Tuesday, August 19, 2014

Holding On

Whoa!!! Did I see my southern friends post photos last week on Facebook of their kids going back to school?! WTF?! It's the middle of August?! Since when did the buzzkill guillotine cut off summer while we're still in the thick of it? Well, I'm in the thick of fog actually, but there are times in the day when I see the sunshine. Everyone keeps telling me to wait until September when apparently summer arrives in San Francisco. We do have plenty of amazing summer produce so at least it tastes like summer to me. 

A quintessential summer dish in my book is a caprese salad. Done right, this timeless combination of fresh tomatoes, mozzarella and basil is more than the sum of its parts. But every component counts, so you've got to find really good stuff or it's a little depressing—no better than the tomatoes you find in the grocery store in January. And while I like a good classic, I often find myself drawn to push the envelop—just a tad. One of my favorite summer fruits is the nectarine, and I thought it might be a nice add to a traditional caprese. And then since I hate my electric stove, I thought I'd expand it even further and make a full dinner caprese highlighting some of summer's best bounty. 

Actually, as I type this, I realize one could argue it's not a caprese at all. Just because a dish has tomato, mozzarella and basil in it doesn't automatically make it a caprese. It's like the people who rate recipes on cooking sites and they give the recipe "4 forks" but then proceed to tell you that they completely changed every ingredient in the recipe. Ummm, yeah, bozo, that's not even the same recipe so how can you even rate it? 

Given that, I guess I'm better off stating that this dish was perhaps inspired by the caprese salad. But this version has been bulked up to make it a legit dinner. And even if you don't hate your stove like I do, but are just feeling lazy or it's too hot to cook where you are (damn you), then this is your ticket. 

You do start with tomatoes, mozzarella and basil, and then I added fresh corn cut off the cob, rotisserie chicken, arugula and my beloved nectarines. You could get crazy and shake up the caprese world even more by substituting any combination of bacon, prosciutto, peaches, roasted red peppers, roasted zucchini, burrata, mint or even tarragon. Drizzled with some good olive oil and lots of fresh ground pepper and salt, you've got a guaranteed winner.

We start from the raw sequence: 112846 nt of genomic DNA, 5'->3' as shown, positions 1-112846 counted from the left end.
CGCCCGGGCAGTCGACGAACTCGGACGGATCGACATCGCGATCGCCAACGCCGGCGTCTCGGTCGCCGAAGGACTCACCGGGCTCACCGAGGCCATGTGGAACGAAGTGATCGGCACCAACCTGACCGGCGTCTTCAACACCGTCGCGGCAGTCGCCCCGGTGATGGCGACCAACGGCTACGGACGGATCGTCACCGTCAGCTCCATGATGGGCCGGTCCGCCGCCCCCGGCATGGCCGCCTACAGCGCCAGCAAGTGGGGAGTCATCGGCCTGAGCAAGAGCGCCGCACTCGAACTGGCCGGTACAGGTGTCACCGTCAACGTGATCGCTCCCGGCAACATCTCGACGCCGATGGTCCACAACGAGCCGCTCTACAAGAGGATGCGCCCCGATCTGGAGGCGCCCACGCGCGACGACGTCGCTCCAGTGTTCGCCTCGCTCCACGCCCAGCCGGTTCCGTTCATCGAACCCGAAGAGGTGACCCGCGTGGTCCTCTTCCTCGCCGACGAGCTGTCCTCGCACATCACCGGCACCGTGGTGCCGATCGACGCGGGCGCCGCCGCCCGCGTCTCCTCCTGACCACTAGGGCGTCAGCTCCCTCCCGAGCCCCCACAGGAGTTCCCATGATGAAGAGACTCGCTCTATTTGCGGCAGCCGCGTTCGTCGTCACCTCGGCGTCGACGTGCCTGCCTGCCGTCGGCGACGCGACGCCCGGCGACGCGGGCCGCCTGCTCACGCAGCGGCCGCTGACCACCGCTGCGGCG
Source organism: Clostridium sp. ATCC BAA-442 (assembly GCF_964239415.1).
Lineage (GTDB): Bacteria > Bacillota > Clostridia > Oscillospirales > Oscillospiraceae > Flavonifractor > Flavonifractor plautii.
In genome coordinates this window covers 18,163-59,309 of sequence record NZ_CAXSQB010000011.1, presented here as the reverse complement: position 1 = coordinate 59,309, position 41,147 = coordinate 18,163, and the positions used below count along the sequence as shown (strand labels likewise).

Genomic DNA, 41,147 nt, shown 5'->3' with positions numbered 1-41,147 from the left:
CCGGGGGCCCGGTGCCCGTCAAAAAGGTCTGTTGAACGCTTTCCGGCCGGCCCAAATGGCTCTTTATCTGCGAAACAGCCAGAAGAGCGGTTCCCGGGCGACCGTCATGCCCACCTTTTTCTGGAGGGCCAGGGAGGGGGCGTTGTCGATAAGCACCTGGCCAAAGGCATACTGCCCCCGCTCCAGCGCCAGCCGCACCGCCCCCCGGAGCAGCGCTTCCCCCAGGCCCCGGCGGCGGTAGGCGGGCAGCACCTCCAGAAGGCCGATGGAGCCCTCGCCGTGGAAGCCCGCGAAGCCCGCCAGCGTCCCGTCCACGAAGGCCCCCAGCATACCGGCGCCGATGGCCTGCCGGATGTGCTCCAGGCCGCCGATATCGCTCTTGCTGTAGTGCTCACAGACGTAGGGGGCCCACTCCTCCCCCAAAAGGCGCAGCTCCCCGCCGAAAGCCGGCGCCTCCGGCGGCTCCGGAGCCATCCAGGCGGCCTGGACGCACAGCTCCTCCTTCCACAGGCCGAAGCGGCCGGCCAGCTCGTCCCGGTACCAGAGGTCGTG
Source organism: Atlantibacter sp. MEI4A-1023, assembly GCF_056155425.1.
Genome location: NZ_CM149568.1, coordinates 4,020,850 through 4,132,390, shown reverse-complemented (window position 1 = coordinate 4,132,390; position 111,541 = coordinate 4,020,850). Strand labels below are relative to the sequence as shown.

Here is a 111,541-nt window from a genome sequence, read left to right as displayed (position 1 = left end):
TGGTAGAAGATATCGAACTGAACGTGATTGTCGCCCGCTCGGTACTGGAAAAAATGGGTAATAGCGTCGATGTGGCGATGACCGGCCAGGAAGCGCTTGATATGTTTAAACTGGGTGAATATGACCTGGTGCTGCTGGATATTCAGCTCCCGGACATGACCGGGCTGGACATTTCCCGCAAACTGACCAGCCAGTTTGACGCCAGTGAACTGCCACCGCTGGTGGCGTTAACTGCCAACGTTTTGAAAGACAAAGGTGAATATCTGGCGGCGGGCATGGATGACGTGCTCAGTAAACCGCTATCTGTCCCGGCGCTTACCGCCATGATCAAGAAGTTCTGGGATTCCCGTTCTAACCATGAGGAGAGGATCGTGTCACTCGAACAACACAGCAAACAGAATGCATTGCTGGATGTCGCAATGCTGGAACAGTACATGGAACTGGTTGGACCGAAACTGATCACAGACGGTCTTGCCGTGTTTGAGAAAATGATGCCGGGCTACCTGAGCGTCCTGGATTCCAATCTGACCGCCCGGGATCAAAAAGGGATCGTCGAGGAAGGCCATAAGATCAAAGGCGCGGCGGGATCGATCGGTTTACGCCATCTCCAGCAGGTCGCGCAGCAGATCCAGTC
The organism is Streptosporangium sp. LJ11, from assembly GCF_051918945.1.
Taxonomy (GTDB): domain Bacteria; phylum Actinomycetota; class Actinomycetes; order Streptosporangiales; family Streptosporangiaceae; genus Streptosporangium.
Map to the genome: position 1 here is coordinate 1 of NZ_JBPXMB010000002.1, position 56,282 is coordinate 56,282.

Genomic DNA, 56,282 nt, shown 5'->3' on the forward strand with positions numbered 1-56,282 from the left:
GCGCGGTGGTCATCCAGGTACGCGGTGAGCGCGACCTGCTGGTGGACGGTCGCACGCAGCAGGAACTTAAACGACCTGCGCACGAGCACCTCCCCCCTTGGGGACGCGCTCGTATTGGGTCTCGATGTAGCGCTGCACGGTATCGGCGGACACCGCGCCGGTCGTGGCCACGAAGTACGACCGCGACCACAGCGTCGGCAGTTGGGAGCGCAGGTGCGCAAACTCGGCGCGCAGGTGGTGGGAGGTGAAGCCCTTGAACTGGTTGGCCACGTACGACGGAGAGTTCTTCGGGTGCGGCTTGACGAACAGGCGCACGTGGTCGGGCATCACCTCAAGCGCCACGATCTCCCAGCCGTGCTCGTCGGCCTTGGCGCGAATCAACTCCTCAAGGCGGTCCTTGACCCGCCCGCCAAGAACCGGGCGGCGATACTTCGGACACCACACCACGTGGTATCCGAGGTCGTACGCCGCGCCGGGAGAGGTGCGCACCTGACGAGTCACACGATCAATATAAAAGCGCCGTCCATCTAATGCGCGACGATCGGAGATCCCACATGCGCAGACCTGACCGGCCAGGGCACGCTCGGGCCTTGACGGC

Even though kids are starting to head back to school, you've still got some weeks left before the stone fruit disappears. Here are a few nectarine tips you may appreciate: 
  • Go for freckles. Sun spots on nectarines are a sign of sweetness. 
  • Take a whiff. Choose fruit that is fragrant and has a little give or is only moderately firm. 
  • Don't chill. For the fullest flavor and juiciest fruit, store nectarines at room temperature, slightly apart, until they yield slightly to the touch. Then put them in the refrigerator. 
  • Know your colors. White nectarines are sweet and delicate and perfect served fresh in desserts. Yellow ones are brighter and richer flavored and can be served raw or cooked in sweet or savory dishes. And there is no need to remove the skin when cooking, unlike peaches. 
And hurry the hell up, September!  

Summer's Bounty Caprese Salad

1 pint cherry tomatoes (or 1.5 lb heirloom tomatoes)
3 ripe nectarines
8 oz fresh mozzarella or burrata cheese
corn cut from 1 ear
2 cups shredded rotisserie chicken
4-6 oz arugula (or other lettuce)
1/4 cup chopped fresh basil (purple or green)
handful fresh mint, chopped
1 Tbsp champagne vinegar
1 Tbsp white balsamic (traditional can work too)
3 Tbsp olive oil
1/2 tsp Dijon mustard
Fresh salt and pepper to taste

1. Whisk together vinegars, oil, mustard, salt and pepper. 
2. Slice tomatoes and nectarines, and tear burrata or mozzarella into chunks. Add to large bowl with corn, shredded chicken, and arugula. Drizzle dressing on top, mix and add salt and pepper to taste. 
3. Turn onto a large platter and scatter basil and mint on top. Add more salt and pepper if needed. 

1 comment:

  1. Hi Holly! I was just visiting your site and this caprese salad looks absolutely amazing! Totally going to try it:-)